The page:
While IDX requires permission of listing brokers, VOWs do not. This is a major distinction and critical to any discussion on VOWs. Should listing brokers have the right to "opt out" (either blanket opt-out or selective opt-out) and not permit their listings and the corresponding promotional value of their listings to flow to all their competitors. The Department of Justice is saying brokers should not have this right to control the benefits developed by their labor and capital. And this prohibition and business restraint will benefit the consumer. The Department of Justice does not "get it" and/or the DOJ has some other agenda (maybe DOJ is frustrated by actions in Texas, Oklahoma, and Kentucky). 

The new DOJ position makes no sense when carefully examined and yet the DOJ will intimidate and threaten legal action...antitrust legal action, which strikes fear into the hearts of REALTORS®. It is nothing more than bullying, but is anyone willing to stand up to the biggest bully in the schoolyard? That is the current 64 Billion Dollar Question.

As stated, listings generate leads for the listing broker and the real estate business has always been about leads. What is one of the biggest time-consumers in a REALTOR'S® day? Prospecting, and working on the development of leads, from cold calls to door hangers to direct mail, to signs on listings to classified ads, to open houses, all designed to make the phone ring or get prospects to show up. The question now is who is entitled to the leads generated by listings?

What are you paying for your leads right now in your time and marketing how can you generate leads from the Internet? What will you (do you) pay for leads, in time, effort and cash? Are you paying online referral companies such as Homegain, Housevalues, Lending Tree and others? If so, is what you are paying less or more than you are paying for "conventional" leads (when you consider all your marketing, advertising, referral fees, prospecting, cold calling, door knocking, etc)? It is your job to find out what is right for you and how you fit into a changing real estate industry.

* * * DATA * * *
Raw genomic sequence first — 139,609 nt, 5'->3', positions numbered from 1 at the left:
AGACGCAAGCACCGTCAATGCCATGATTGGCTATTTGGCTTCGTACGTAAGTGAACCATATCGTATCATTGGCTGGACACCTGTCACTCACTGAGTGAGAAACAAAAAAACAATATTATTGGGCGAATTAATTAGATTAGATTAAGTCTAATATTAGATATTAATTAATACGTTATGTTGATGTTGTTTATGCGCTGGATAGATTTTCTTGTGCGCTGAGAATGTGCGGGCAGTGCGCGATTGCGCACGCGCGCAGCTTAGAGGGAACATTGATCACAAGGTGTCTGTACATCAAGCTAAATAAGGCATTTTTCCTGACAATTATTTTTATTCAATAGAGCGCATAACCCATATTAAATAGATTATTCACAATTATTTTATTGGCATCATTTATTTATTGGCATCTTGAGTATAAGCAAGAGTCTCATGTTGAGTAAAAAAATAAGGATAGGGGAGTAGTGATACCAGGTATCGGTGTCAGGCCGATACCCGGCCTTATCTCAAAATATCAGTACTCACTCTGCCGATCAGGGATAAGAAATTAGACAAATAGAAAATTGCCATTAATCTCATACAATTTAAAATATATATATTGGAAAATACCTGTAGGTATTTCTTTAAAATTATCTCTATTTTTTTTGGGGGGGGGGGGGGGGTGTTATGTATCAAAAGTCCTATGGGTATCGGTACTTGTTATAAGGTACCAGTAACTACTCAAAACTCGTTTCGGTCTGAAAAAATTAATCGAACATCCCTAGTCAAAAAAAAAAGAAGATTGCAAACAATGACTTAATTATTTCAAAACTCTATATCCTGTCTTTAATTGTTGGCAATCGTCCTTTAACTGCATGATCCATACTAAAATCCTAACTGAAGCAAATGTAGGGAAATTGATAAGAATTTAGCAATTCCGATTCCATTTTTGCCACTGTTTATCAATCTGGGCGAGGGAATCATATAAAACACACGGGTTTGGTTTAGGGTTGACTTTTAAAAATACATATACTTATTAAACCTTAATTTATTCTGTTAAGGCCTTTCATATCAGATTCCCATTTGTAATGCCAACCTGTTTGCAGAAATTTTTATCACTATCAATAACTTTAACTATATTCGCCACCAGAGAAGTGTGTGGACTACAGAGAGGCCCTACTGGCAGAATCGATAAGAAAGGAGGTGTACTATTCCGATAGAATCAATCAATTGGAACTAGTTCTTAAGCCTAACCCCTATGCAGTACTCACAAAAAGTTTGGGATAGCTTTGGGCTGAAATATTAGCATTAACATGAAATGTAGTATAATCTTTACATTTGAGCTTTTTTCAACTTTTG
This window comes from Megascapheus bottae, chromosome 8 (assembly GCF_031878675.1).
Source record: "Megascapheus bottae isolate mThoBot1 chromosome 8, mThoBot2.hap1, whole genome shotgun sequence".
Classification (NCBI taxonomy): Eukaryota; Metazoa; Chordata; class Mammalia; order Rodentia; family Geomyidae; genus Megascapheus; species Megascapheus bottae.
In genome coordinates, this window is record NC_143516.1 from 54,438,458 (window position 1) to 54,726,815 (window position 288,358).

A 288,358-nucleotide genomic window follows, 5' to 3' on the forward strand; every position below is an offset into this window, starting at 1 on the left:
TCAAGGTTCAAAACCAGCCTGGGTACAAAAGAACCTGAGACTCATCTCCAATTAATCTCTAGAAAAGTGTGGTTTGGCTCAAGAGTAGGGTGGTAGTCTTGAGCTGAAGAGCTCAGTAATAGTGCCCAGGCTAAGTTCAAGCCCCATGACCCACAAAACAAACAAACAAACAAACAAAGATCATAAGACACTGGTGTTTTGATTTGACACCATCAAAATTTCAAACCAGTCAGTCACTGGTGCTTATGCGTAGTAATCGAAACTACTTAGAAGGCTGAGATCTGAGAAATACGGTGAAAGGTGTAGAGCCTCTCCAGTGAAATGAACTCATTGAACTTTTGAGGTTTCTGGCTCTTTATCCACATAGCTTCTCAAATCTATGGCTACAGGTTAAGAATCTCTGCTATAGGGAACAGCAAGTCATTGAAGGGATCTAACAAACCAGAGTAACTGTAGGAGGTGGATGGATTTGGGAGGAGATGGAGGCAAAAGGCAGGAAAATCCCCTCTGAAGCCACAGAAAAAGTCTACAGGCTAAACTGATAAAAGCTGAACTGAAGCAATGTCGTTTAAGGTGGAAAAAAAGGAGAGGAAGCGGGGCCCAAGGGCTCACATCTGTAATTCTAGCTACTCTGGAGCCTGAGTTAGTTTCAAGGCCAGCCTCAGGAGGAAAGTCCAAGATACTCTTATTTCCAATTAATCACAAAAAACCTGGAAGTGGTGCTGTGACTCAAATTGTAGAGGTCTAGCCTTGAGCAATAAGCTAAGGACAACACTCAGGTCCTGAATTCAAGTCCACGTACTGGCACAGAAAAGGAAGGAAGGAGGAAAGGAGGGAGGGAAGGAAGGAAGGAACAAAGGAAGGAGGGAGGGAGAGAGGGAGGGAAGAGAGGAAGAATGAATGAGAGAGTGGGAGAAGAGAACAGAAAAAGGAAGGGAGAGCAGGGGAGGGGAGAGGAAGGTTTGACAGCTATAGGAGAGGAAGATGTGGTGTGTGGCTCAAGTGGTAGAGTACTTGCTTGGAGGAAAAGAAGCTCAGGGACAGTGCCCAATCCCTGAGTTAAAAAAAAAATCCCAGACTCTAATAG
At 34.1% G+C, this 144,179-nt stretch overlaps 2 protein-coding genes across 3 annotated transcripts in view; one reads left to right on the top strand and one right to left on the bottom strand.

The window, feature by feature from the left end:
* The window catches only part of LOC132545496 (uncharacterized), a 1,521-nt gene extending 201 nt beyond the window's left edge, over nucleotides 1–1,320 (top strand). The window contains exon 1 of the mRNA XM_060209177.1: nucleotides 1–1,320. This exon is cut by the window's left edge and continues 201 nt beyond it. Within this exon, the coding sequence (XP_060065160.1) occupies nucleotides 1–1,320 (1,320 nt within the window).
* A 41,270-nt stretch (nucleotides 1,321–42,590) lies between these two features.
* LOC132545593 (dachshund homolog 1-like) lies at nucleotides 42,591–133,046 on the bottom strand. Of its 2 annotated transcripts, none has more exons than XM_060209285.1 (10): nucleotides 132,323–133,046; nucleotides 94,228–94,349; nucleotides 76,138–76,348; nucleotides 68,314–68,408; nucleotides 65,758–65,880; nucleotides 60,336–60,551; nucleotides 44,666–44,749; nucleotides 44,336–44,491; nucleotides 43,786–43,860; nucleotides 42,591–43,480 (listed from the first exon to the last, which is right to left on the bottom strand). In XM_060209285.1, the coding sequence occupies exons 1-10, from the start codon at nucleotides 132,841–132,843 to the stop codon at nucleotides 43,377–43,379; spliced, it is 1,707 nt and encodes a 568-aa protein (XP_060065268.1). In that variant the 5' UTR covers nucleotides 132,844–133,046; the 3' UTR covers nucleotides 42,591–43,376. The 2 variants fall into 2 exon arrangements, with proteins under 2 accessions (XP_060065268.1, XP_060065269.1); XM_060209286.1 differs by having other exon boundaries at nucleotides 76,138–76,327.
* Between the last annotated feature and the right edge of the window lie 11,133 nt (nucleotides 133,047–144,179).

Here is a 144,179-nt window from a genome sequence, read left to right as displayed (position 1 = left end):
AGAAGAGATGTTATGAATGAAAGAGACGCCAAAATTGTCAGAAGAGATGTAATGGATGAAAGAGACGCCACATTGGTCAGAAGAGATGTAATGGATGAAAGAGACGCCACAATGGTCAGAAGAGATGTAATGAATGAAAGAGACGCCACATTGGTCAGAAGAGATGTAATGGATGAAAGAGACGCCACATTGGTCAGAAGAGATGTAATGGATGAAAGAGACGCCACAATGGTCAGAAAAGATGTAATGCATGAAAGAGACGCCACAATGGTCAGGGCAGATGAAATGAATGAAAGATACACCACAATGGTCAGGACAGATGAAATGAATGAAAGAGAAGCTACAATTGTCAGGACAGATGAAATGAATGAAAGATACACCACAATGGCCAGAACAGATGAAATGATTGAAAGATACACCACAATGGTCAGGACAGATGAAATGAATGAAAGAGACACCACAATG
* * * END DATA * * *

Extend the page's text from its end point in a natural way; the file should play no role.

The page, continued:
Referral models are proving to be a third major area of revenue in the real estate sales business. Listings, Sales, Referrals. How do many of these third-party referral companies acquire the leads? Using listing data as content on their Web sites? Is this inherently good or bad for the industry?

The government is now trying to push the peanut down a particular road, for a yet to be determined reason, cloaked in the veil of "consumer protection," tampering with the engine that has helped create such a good economy. The brightest spot in the economy for a number of years now has been real estate. Why the government hostility? Is anyone willing to stand up to the bully? It is time to study the issues and "Take Back Your Future."

As someone who has observed closely the evolution of listings and consumers on the Internet since 1993, from the inside and the outside (I was instrumental, as an evangelist and then as part of a sales force of four (Carl DeMusz, Roy Rainey, Derry Davison, and myself) in first bringing those listings to the Internet). I want to stress that VOWs are an important piece of a much bigger puzzle...who will put the puzzle together first is the question we are all looking to answer.

It makes no sense to compel brokers to share listing data if it would be detrimental to their survival as a business. If they want to, that is fine, but to force it by government mandate or threat is wrong.

Knowledge is Power, and knowledge is a differentiator in a business where success continually requires differentiation.